Now That Weed Is Legal, Can It Co-Exist With Beer During the Great American Beer Festival?

Notice the squinting eyes.
Notice the squinting eyes.

Brewers love beer. That's no secret. But like much of the rest of the population, the people who work in the brewing industry enjoy marijuana as well. There is certainly no shortage of pot references when it comes to craft brewing and craft-beer names.

Oskar Blues, for instance, helpfully prints a small circle on cans that drinkers can use to turn the package into a pipe. Then there's California-based Lagunitas Brewing, whose attempt to name a beer The Kronik was rejected by the federal government. A few breweries have even gone out of their way to name brews in honor of legalization, like Metacool Maltuwanna at the Wynkoop, Recreational Smoke at West Flanders, and Colorado Kind, at Mountain Sun, which always taps new beers at 4:20 p.m.

See also: Five Colorado Pot-Themed Beers to Pair With Amendment 64

Oskar Blues's Christmas card from 2012.
Oskar Blues's Christmas card from 2012.

And pot will be a hot topic when thousands of brewery employees and beer tourists from around the country descend on Denver next week for the Great American Beer Festival.

"People definitely have two things on their mind this year. One of them is beer, and the other one is weed," says Dave Thibodeau, co-founder of Durango's Ska Brewing. "A pretty large percentage of that crew will make its way to a dispensary."

But connecting the two industries is less likely to happen.

"I think the two industries are kind of leery of each other still," says Wynkoop head brewer Andy Brown, who made Metacool Maluwanna with hemp seeds in 2011 in honor of Amendment 64, but isn't planning to revive the idea any time soon.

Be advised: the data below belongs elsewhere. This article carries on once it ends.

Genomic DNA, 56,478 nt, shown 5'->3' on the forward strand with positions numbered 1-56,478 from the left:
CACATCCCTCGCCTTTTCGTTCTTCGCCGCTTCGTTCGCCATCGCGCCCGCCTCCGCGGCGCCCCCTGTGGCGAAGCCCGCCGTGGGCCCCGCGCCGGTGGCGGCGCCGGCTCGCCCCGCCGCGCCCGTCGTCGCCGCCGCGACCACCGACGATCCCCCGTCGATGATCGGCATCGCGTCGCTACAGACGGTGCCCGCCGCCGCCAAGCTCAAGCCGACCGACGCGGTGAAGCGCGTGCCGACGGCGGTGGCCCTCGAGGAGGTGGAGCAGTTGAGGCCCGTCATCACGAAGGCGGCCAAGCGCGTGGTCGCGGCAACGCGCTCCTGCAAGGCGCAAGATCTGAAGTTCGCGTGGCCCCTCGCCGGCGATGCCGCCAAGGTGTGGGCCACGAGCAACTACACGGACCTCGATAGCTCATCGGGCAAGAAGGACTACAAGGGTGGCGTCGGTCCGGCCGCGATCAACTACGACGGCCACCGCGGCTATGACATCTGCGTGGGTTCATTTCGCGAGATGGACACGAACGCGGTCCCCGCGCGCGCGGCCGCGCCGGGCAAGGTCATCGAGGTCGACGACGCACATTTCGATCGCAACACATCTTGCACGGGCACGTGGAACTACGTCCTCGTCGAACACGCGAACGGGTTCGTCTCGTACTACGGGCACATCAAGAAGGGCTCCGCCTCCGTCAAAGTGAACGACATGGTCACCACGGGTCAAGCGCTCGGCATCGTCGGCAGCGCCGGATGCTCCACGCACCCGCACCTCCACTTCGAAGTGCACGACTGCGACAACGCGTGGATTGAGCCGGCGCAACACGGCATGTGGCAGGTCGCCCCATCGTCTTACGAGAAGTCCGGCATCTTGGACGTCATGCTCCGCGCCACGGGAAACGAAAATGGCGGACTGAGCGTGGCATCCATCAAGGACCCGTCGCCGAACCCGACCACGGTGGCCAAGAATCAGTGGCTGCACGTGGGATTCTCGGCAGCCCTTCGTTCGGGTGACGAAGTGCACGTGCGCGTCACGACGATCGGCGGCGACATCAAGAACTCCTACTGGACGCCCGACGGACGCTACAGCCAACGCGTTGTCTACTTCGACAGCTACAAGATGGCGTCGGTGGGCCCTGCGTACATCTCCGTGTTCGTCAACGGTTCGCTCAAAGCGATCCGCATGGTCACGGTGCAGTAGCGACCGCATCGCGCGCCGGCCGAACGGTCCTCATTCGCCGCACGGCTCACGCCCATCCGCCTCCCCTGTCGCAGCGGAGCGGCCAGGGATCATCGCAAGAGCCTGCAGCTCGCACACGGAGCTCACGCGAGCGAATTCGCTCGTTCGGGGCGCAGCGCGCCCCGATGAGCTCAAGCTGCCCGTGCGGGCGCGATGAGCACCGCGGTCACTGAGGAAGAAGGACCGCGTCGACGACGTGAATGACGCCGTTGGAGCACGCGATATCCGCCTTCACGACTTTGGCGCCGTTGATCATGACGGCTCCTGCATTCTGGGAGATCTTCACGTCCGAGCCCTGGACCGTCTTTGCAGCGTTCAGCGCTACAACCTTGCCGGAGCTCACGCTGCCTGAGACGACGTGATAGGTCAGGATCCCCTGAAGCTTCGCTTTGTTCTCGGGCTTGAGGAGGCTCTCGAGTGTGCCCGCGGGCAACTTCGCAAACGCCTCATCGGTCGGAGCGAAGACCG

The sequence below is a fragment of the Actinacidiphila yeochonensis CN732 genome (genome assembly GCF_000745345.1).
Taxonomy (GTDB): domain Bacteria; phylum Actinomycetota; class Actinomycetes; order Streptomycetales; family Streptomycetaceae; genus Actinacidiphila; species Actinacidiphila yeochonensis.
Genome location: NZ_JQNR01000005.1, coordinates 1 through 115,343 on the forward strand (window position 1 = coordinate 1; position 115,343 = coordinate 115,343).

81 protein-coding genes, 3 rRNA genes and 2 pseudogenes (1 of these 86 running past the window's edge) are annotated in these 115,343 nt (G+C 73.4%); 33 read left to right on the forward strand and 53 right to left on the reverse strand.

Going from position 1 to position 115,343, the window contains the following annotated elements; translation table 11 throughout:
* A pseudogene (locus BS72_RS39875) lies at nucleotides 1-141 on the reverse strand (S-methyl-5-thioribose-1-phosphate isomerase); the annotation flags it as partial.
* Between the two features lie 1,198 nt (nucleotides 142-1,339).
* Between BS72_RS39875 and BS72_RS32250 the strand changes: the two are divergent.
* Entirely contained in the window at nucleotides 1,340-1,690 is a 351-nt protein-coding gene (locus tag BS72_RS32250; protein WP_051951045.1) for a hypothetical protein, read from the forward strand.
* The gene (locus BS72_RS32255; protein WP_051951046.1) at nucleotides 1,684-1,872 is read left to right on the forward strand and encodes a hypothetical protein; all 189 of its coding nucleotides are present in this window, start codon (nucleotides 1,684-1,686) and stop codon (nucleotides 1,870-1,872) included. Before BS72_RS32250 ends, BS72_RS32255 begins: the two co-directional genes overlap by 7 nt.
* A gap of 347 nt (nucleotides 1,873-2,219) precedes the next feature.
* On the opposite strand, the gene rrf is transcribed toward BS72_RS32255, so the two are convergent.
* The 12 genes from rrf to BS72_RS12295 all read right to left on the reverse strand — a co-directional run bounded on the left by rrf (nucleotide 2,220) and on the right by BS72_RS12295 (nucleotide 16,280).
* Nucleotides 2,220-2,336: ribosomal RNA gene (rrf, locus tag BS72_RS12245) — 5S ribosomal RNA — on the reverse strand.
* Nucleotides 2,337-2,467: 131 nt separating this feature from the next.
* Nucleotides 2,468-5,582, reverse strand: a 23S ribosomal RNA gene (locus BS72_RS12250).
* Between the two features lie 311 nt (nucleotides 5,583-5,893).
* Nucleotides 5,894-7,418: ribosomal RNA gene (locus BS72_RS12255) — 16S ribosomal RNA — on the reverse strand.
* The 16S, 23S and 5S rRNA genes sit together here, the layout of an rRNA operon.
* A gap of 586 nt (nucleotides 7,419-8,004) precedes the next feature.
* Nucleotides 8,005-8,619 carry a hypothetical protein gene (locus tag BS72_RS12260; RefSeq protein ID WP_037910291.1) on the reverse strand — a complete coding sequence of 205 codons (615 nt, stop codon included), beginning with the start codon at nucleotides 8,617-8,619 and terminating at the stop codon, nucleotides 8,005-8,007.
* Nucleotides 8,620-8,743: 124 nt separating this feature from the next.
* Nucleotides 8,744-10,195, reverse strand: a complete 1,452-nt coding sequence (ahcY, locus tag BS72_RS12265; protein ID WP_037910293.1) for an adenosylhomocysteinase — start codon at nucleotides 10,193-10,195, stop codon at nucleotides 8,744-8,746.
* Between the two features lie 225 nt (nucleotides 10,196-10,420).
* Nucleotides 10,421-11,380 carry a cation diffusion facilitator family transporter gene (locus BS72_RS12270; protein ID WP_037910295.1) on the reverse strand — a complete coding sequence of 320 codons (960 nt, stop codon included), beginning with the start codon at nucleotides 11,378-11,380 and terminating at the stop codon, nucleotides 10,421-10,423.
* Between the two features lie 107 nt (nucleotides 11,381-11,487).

The Boulder-based Brewers Association, which hosts GABF, doesn't allow exhibitors or sponsors that "promote, mention or suggest" marijuana (along with tobacco, guns, porn or -- worse! -- distilled spirits, wine or flavored malt beverages. But BA spokeswoman Barbara Fusco says no pot-themed vendors applied this year, anyway.

So far, only one event has been planned that ties the two subjects together: Ska Brewing's Pints & Pipes, which takes place at the weed-themed Cheba Hut downtown. Anyone who orders one of three Ska beers on tap between 6 and 8 p.m. on Wednesday, October 1 will get a free hand-blown glass pipe with the Ska logo etched into it.

"We were thinking, 'God, all those people are going to be out here going to dispensaries. Let's give them all a pipe -- and at the front end of the week," Thibodeau says with a laugh. "It's just too good to pass up."

One reason breweries could be hesitant to hold pot-themed events is because they all have to be licensed by the federal government, which still deems marijuana use and possession to be illegal. Another might be the news stories that have suggested that pot legalization may have a negative impact on beer and wine sales in the future.

Marijuana activists, for their part, have frequently spoken out against alcohol while trying to get cannabis legalized, saying it is a far more dangerous vice than marijuana. Thibodeau says he understands the concerns on both ends.

"But if you are someone who is into both, why not enjoy it all?" he asks, adding, "We are opportunists. This probably won't be the last time Ska talks about the relationship between the two industries."


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